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Herodotus and the invention of history
Herodotus and the invention of history

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Herodotus and the invention of history


With the information explosion online, how can you tell fake news from the real thing, or be more sensitive to how information can be weaponised? In the fifth century BCE, a Greek by the name of Herodotus faced a similar challenge when he set out to examine why his people, the Greeks, and the Persians went to war with each other. Chief among his tasks was deciding what and whom to believe, as he pieced together the events of the past. His response was to produce an enquiry (in Greek: historiē, which is where the English word ‘history’ comes from). Explore how Herodotus puts together his enquiry and learn how he makes the problem of finding out what happened to ours too.

After studying this course you will be able to:

  • identify the context in which Herodotus was writing and the subject matter of his Histories, as well as key episodes, themes and issues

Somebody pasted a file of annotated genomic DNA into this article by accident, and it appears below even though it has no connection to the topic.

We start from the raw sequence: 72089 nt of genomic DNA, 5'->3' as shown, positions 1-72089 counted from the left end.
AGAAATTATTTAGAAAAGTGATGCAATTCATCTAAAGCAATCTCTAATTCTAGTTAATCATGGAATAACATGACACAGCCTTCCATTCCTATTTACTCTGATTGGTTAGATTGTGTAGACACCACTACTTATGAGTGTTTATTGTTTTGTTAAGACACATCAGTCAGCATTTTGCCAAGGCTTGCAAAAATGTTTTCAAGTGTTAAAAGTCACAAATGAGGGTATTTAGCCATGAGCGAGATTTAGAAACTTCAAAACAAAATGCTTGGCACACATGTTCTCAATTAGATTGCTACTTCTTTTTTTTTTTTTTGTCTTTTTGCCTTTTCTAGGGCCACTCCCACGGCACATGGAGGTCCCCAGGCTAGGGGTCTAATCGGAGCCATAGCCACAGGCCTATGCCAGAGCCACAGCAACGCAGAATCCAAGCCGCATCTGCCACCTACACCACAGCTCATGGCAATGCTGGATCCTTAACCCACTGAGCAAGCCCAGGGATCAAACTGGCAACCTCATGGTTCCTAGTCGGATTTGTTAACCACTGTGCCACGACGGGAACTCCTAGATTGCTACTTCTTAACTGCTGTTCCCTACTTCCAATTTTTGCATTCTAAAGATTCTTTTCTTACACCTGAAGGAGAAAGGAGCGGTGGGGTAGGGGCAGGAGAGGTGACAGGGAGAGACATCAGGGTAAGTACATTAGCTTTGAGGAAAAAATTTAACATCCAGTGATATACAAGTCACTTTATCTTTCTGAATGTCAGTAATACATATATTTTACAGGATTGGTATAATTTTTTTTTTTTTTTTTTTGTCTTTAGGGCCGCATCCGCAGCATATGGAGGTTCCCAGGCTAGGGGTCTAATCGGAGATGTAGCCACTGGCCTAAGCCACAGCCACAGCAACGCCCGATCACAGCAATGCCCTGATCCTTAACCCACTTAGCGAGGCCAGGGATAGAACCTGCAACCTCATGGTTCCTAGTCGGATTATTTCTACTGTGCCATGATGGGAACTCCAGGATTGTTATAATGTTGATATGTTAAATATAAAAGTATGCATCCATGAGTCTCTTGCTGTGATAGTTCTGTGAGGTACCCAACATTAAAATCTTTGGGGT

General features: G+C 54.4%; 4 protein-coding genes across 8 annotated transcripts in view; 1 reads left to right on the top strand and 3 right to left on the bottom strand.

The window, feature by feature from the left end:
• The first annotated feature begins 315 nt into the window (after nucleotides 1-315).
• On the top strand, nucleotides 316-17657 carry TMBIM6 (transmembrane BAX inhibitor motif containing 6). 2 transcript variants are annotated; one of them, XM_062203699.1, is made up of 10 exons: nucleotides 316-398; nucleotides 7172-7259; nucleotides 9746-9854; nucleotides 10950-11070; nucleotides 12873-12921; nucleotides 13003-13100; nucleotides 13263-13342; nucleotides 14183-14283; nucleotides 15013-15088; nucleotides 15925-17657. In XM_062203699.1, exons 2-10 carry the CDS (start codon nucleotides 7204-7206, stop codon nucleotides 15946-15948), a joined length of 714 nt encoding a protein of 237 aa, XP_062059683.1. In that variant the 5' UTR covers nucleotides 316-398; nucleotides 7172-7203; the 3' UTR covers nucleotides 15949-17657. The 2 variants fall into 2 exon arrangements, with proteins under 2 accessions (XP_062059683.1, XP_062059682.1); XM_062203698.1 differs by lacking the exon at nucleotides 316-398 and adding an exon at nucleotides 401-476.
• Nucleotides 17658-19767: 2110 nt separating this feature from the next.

• analyse passages of Herodotus’ text in order to learn how he presents his material and his methods as a historian
  • evaluate sources (including Herodotus’ writing as well as modern-day material) as you assess their reliability and significance
  • discuss aspects of identity in the ancient Greek world, especially the opposition between Greeks and non-Greeks
  • reflect on personal experiences as an informed critical reader.

Before you get started we would really appreciate a few minutes of your time to tell us about yourself and your expectations for this course, in our optional start-of-course survey [Tip: hold Ctrl and click a link to open it in a new tab. (Hide tip)] . Participation will be completely confidential and we will not pass on your details to others.

A drawing of a tree. In the leaves of the tree are the words ‘Fake news’. In its branches are written ‘rumour, hoaxes’, ‘information’, and ‘disinformation’; its trunk has ‘social media’. Its roots point to two word bubbles, in which are written: ‘Loss of confidence in traditional media’ and ‘Low levels of critical thinking and news literacy’ on the left; and on the right, ‘Shifts in business models’ and ‘Malicious actors’.
Figure 1 The roots of ‘fake news’, from UNESCO’s 2017/2018 Report into World Trends in Freedom of Expression and Media Development Global.

Study note: a note on names

In this course, you will come across a number of names of places and people from the ancient Mediterranean world that may be unfamiliar to you. We have given you a guide to the standard pronunciation of some of the more commonly occurring ones, but do bear in mind that you will often hear ancient names, places and words pronounced in slightly different ways. The key here is not to worry too much about getting it ‘right’ and to be open to the fact that there are different conventions in operation.